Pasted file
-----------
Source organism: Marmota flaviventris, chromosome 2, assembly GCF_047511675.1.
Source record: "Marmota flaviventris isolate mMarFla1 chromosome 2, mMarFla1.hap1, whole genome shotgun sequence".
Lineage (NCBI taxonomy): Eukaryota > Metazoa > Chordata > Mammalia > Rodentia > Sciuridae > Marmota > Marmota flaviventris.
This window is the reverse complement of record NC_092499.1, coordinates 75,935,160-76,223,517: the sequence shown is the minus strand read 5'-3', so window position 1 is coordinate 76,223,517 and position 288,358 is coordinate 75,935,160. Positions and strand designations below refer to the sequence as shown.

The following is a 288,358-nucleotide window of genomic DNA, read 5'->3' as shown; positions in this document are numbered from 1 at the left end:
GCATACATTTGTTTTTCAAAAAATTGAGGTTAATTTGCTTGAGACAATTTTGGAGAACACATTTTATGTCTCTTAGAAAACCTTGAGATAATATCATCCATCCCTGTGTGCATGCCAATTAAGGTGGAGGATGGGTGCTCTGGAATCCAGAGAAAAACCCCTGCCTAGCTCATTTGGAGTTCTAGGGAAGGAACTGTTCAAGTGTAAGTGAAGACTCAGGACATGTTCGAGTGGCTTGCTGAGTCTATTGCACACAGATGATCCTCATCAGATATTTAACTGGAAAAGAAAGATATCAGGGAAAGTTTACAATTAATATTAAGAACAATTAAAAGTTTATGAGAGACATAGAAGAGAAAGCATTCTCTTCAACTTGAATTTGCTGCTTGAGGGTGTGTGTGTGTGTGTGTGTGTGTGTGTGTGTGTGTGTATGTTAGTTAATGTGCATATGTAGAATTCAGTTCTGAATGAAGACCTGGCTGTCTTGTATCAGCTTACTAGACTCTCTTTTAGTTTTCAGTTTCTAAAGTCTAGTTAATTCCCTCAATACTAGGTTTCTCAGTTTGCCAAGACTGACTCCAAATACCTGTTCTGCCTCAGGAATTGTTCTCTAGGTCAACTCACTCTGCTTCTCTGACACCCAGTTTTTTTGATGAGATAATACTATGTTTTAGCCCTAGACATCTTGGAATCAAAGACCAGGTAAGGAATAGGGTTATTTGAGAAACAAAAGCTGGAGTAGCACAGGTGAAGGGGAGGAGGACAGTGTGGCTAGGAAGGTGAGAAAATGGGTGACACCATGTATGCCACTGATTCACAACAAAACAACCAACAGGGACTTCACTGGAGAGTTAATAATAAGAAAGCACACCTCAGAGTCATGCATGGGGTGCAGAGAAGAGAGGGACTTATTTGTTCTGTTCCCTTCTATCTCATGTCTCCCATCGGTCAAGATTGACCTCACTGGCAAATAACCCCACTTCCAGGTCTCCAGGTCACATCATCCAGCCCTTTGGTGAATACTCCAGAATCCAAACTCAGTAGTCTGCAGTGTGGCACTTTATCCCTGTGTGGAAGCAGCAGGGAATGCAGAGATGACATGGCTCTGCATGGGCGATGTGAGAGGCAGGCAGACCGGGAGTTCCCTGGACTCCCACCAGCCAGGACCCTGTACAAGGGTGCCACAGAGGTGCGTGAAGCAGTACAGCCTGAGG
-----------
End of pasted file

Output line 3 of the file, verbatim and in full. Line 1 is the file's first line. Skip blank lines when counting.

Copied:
Lineage (NCBI taxonomy): Eukaryota > Metazoa > Chordata > Mammalia > Rodentia > Sciuridae > Marmota > Marmota flaviventris.